TVA rate increase passes

By Abby Morris
Star Staff

   Members of the Tennessee Valley Authority Board of Directors passed a rate increase and restructure at a meeting Wednesday morning, forcing the hand of many utility districts to do the same.
   According to information from TVA, the members of the board voted to approve the rate actions to fund clean air improvements for the next 10 years and to help retain manufacturing jobs in the Tennessee Valley.
   A 6.1-percent increase in electric revenues was approved along with a change in the rate structure to more evenly distribute TVA's costs to serve various customer groups and to make manufacturing rates more competitive, according to a released statement from TVA.
   The rate increase and restructuring will have the net result of an average 7.4 percent increase in wholesale residential and non-manufacturing rates and a 2 percent decrease in wholesale rates for large manufacturers, according to a TVA statement.
   According to Elizabethton Electric System General Manager Phil Isaacs, four industries serviced by EES will qualify for the decreased rate passed by TVA.
   The board also adopted a budget for the 2004 fiscal year that allocates $418 million for clean air capital investment, $251 million for transmission system improvements, and $225 million for debt reduction.
   "We are installing the latest clean air technology at our coal-fired plants because it is the right thing to do," said TVA Chairman Glenn McCullough Jr. in a released statement. "This 10-year environmental adjustment in our rates will help pay the $1 million a day we are investing to do our part in providing clean air and clear skies to the people of the Valley in the 21st century."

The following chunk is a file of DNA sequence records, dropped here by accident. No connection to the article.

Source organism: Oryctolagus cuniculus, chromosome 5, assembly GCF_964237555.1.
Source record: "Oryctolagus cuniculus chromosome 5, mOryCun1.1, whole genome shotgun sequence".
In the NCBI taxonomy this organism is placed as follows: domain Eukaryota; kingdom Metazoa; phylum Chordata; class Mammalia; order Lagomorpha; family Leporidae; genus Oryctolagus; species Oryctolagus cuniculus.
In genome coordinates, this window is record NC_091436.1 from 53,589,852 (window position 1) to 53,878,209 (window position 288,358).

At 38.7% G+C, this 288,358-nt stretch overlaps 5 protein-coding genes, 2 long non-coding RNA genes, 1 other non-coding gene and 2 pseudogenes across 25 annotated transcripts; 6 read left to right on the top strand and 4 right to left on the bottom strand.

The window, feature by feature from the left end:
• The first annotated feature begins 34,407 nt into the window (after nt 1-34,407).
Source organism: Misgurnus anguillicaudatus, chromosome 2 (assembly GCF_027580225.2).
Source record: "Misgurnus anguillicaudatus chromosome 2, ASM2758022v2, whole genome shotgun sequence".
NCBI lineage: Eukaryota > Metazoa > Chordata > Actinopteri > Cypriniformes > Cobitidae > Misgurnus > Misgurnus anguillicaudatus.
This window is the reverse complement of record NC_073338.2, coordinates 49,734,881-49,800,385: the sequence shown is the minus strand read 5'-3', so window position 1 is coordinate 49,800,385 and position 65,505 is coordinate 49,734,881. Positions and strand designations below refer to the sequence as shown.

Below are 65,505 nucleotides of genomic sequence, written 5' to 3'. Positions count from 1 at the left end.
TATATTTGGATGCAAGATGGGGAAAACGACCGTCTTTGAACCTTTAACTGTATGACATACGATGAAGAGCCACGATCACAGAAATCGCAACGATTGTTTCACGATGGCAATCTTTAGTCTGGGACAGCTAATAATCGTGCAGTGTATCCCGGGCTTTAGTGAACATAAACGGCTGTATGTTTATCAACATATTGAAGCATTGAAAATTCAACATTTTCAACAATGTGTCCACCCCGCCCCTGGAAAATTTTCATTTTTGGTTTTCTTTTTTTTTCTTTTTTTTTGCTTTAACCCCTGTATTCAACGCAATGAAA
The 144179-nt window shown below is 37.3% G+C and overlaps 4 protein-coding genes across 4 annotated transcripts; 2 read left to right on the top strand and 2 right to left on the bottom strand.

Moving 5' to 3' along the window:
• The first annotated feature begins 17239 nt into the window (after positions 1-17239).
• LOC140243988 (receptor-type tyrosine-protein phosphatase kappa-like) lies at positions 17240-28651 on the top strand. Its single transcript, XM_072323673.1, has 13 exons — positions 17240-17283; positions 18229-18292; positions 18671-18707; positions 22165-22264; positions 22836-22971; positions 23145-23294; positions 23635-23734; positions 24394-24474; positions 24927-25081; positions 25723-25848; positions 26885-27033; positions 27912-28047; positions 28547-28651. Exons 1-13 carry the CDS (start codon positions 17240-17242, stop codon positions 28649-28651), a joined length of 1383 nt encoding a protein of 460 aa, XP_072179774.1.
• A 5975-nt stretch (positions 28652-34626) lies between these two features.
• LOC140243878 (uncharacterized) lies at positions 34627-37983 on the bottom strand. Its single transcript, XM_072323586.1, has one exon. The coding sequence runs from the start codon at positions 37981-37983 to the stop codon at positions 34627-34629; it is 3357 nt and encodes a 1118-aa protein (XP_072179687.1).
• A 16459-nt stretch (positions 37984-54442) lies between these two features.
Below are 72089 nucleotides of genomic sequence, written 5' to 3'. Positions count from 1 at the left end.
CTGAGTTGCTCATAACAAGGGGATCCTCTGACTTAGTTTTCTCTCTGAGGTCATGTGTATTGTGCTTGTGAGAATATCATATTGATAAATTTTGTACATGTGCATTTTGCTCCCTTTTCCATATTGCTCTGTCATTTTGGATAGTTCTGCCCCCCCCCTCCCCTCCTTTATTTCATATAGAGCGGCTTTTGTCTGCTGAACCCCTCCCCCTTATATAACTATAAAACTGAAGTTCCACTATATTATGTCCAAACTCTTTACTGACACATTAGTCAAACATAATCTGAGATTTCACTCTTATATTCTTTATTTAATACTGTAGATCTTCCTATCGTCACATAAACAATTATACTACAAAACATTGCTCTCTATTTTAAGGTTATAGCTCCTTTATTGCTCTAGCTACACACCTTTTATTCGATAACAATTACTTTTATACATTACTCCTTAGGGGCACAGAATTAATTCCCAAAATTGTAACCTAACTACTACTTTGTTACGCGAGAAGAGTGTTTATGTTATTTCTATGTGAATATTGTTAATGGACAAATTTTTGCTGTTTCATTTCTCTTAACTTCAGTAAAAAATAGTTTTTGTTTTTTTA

The rate increase and restructure will generate about $365 million in additional revenue for TVA during the 2004 fiscal year, which begins Oct. 1, the date that the new rates will take affect.
   In response to the rate increase, members of the Elizabethton Electric System Board approved an energy charge increase as well as an increase in the customer service charge at its meeting on Tuesday in the event that the TVA rate increase went through.
   Customers of EES will see an increase in their energy bills beginning on Oct. 1 when the energy charge will increase by 6.74 percent and the customer service charge will increase by $1.
   According to Isaacs, the average customer who uses approximately 1,000 kilowatt hours a month will see their electric bill increase approximately $4.40.
   While TVA has stated that part of the restructuring to the rate system was an effort to help draw manufacturers to the Tennessee Valley as well as maintain the industries currently located there, some organizations which represent small businesses have stated their opposition to the decision.
   The National Federation of Independent Business has come out in disapproval of the rate restructuring. "What we've seen here today (Wednesday) is a setback for literally tens of thousands of small businesses within the TVA region," a released statement by the NFIB states. "The inherent unfairness in raising rates for these hard-working men and women, while at the same time giving big manufacturers a big break, flies in the face of an equal playing field."
   Locally, an organization representing small business petitioned lawmakers to discourage the rate increase by TVA.
   Members of the Elizabethton/Carter County Association of Business and Industry sent a letter to the three-member TVA board, Gov. Phil Bredesen and 30 U.S. senators and representatives voicing their opposition, according to Monica Feathers, secretary for the organization.